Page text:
Not to be so easily deterred, I figured surely if the Scriptures weren’t plain enough for them, they could at least be reasoned with when presented with the consistent testimony of the early Christians – those least removed from the time of the apostles, and who were “still preserved” with “some” truth. (I didn’t realize it at this point, but I had just made a very Catholic move. I had appealed to the Tradition of the faith as another source of authority in the Christian life.)

For example, there was Clement of Alexandria who testified, “Because of its divine institution for the propagation of man, the seed is not to be vainly ejaculated, nor is it to be damaged, nor is it to be wasted.” And, “To have coitus other than to procreate children is to do injury to nature.”

There was Epiphanius of Salamis: “They [certain Egyptian heretics] exercise genital acts, yet prevent the conceiving of children. Not in order to produce offspring, but to satisfy lust, are they eager for corruption.”

There was Augustine of Hippo: “This proves that you [Manicheans – a heretic sect] approve of having a wife, not for the procreation of children, but for the gratification of passion. In marriage, as the marriage law declares, the man and woman come together for the procreation of children. Therefore, whoever makes the procreation of children a greater sin than copulation, forbids marriage and makes the woman not a wife but a mistress, who for some gifts presented to her is joined to the man to gratify his passion.” And: “I am supposing, then, although you are not lying [with your wife] for the sake of procreating offspring, you are not for the sake of lust obstructing their procreation by an evil prayer or an evil deed. Those who do this, although they are called husband and wife, are not; nor do they retain any reality of marriage, but with a respectable name cover a shame. Sometimes this lustful cruelty, or cruel lust, comes to this, that they even procure poisons of sterility… Assuredly if both husband and wife are like this, they are not married, and if they were like this from the beginning they come together not joined in matrimony but in seduction.”

“Surely this was an apostolic teaching!” I cried. “It has always been this way, even well after the dawn of Protestantism!” (Martin Luther, John Calvin, John Wesley, and numerous other major and minor Protestant figures all continued to proclaim this belief down through history until, as I said, the 1930s.)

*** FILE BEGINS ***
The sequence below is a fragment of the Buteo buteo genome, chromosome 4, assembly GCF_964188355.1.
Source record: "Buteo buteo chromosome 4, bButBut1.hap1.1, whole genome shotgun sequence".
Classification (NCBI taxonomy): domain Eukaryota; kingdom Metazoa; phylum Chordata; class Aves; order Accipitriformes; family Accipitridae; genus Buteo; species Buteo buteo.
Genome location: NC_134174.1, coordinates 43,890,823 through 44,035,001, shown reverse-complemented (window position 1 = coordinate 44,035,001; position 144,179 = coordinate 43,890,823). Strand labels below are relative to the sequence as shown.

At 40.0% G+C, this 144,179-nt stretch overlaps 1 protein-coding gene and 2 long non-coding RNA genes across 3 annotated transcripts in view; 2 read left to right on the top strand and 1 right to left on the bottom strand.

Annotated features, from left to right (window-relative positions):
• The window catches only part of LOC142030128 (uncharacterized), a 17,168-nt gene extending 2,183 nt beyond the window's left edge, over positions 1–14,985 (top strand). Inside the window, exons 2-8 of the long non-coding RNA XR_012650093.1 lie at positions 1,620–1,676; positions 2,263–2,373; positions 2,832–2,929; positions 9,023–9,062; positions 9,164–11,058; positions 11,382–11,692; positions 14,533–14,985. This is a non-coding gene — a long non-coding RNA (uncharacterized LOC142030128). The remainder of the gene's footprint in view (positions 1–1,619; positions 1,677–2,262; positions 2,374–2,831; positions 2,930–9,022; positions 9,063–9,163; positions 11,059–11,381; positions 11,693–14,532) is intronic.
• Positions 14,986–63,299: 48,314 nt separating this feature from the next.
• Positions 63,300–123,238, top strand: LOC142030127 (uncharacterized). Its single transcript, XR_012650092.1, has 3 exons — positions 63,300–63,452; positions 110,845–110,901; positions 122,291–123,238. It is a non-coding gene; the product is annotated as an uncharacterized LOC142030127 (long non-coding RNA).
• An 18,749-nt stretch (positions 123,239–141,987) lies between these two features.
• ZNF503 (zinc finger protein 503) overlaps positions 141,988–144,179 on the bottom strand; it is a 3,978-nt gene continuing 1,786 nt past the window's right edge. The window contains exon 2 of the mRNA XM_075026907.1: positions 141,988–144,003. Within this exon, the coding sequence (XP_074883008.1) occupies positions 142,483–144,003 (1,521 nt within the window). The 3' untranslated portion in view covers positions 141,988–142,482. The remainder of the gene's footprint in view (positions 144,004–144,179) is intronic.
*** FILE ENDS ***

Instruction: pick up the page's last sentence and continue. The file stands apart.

I figured with that, my case was sealed. But I was wrong. Next to no one I spoke with saw any reason to consider the testimony of the early Church, nor were they much concerned with what “Christianity had always taught.” I came to find that the only thing that mattered much was what one was personally interpreted from the Bible and what their pastor or favorite Christian author taught them. If they didn’t want to believe something, they didn’t have to. It was exactly the same way I had dealt with the Christian faith for several years, but I was beginning, very slowly, to see just how maddening and destructive it could be.

To put it mildly, my soul was deeply unsettled. Begrudgingly I had to admit that considering the Scriptures alone, it was not 100% clear and undeniable that birth control in all its various modern forms was to be refused. I was sufficiently convinced due to Scripture and historical Christian teaching, or Tradition. But many more were not. Who was to say was correct? The short answer is: no one. No one is correct or incorrect because there is no authority in Protestantism. It is one’s own private judgment versus another’s, and no one is obliged to believe anything because nothing can be agreed on in any definitive way.

As Catholic bishop and convert Graham put it: “[Protestant] ministers and members do not believe their church is a teacher sent from God, and they acknowledge no infallible authority except the Bible, interpreted by each one’s individual judgment. Practically speaking, therefore, among them there is no such sin as a sin against faith interiorly, just as there is no such sin as a sin against authority exteriorly. There is no fixed, definite, circumscribed, cut-and-dried body of religious truths which must be believed under pain of sin.”

I didn’t understand all this yet, but the seed of understanding and thus my ultimate conversion to the Catholic Church had been planted somewhere in my next-to-fruitless attempts to speak about this issue with my Christian brothers and sisters. (I say next-to-fruitless because there were in fact a small handful of commendable souls who by the grace of God had ears to hear and rejected birth control.)

For the time being I stayed in my church, but many things started changing interiorly. I spent a lot of time wrestling with the reality that concerning birth control, Scripture alone was insufficient to make an open and shut case (yet for 1,900 years Christians managed to be united on the issue…how and why was that?). I was also frustrated with the chaos, conflicting beliefs, and lack of orthodoxy in Christianity more than ever. I didn’t realize it then, but that frustration and dissatisfaction of living in Christian muddle was a beautiful grace from the Lord. If it were not for that gift, I would have never made it out of that doctrinal stew in which I was swirling, with no perceivable end in sight.

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One Comment
  1. Vita Consecrata permalink

    i’m excited to read more! what an awesome testimony!